The FFAP-FCE Joint Bargaining Team (JBT) met for the fourth time with PCC administration on Thursday, June 10. Thirty five days and two meetings have passed since the JBT responded to the College’s opening offer of 1.5% COLA reduction. Instead of the back and forth that is typical of good-faith bargaining, they have simply restated their initial offer during the last two meetings. The ball is in their court, and we will wait.
At yesterday’s meeting, the admin team also notified us that they were no longer willing to discuss the ground rules for bargaining, effectively taking the issue of observers off the table. As a result, we are looking into the option of declaring a public meeting, per ORS 192.660:
“Labor negotiations shall be conducted in open meetings unless negotiators for both sides request that negotiations be conducted in executive session. “ (emphasis added)
The JBT is committed to transparency with members. We’re sad that it has come to this, but the College—by refusing to be even a tiny bit flexible about observers—has left us with no other option.
You may have seen the email from the President’s cabinet* about the reopener. If not, here is the TL;DR version of the communication:
- The pandemic-related decline in enrollment has led to a decline in revenue, and the College can no longer meet its commitment to the COLAs agreed to in 2019. (Note: The 1.5% COLA reductions they are demanding would save the college $6 million over two years.)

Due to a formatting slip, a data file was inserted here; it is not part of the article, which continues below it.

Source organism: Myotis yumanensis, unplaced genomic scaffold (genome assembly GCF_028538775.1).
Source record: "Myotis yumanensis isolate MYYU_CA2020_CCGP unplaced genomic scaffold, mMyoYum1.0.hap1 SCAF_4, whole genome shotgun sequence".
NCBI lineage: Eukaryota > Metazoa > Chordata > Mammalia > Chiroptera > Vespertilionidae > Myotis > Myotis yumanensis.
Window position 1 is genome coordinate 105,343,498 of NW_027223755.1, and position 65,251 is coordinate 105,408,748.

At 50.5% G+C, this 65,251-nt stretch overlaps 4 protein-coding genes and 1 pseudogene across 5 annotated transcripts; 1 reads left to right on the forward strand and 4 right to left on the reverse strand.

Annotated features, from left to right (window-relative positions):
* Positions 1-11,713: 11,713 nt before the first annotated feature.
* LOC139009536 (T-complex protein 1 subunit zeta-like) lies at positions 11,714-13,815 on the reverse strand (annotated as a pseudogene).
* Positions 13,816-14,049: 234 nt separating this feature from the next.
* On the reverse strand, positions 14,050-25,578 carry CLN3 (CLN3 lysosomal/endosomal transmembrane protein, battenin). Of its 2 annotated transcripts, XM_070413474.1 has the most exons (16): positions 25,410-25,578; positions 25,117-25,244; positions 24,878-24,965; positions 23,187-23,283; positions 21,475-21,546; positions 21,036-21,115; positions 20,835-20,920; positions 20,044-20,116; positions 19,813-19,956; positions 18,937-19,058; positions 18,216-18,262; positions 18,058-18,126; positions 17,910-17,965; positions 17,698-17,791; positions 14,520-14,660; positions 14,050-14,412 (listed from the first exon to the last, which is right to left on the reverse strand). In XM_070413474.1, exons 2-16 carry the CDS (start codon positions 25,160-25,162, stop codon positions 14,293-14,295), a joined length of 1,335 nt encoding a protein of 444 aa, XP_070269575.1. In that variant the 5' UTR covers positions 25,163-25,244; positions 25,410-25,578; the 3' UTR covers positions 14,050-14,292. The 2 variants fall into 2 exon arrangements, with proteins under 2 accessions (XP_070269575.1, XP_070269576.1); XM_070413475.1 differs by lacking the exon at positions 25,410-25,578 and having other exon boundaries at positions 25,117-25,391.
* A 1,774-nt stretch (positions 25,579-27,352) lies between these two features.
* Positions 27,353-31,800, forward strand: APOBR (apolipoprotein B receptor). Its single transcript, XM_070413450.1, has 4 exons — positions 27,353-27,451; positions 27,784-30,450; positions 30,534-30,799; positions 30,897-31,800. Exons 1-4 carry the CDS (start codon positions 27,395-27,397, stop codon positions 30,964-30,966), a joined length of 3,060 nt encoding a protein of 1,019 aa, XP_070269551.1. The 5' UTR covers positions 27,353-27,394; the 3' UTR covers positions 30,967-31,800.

- The $54 million in federal relief money is meant, in part, to help the College weather the pandemic-related decline in revenue.
They go on to state that the $54 million in federal relief money cannot be used to fund employee compensation—in fact this is not clear (see #21 here and this FAQ). Either way, by using one-time federal funding to close the budget gap, there is no question the College would be in a position to honor its COLA commitments!
It’s interesting that the college is reaching out directly to members about the reopener while at the same time barring observers from the meetings. According to the Public Employee Collective Bargaining Act, it is illegal for an employer to attempt to influence the bargaining process. To that end, the federations are exploring the possibility of filing an Unfair Labor Practice (ULP) complaint against the College for this confusing and misleading communication. Stay tuned for more on that.
In related news, the state of Oregon is expected to approve a historic funding package for community colleges—one that could lead to an additional (and unanticipated!) $20 million more in state funding than the College was budgeting for.
The college will keep telling us there is no money for COLAs. Members should judge for themselves.
*Among members of the President’s Cabinet, the average annual salary is $178,000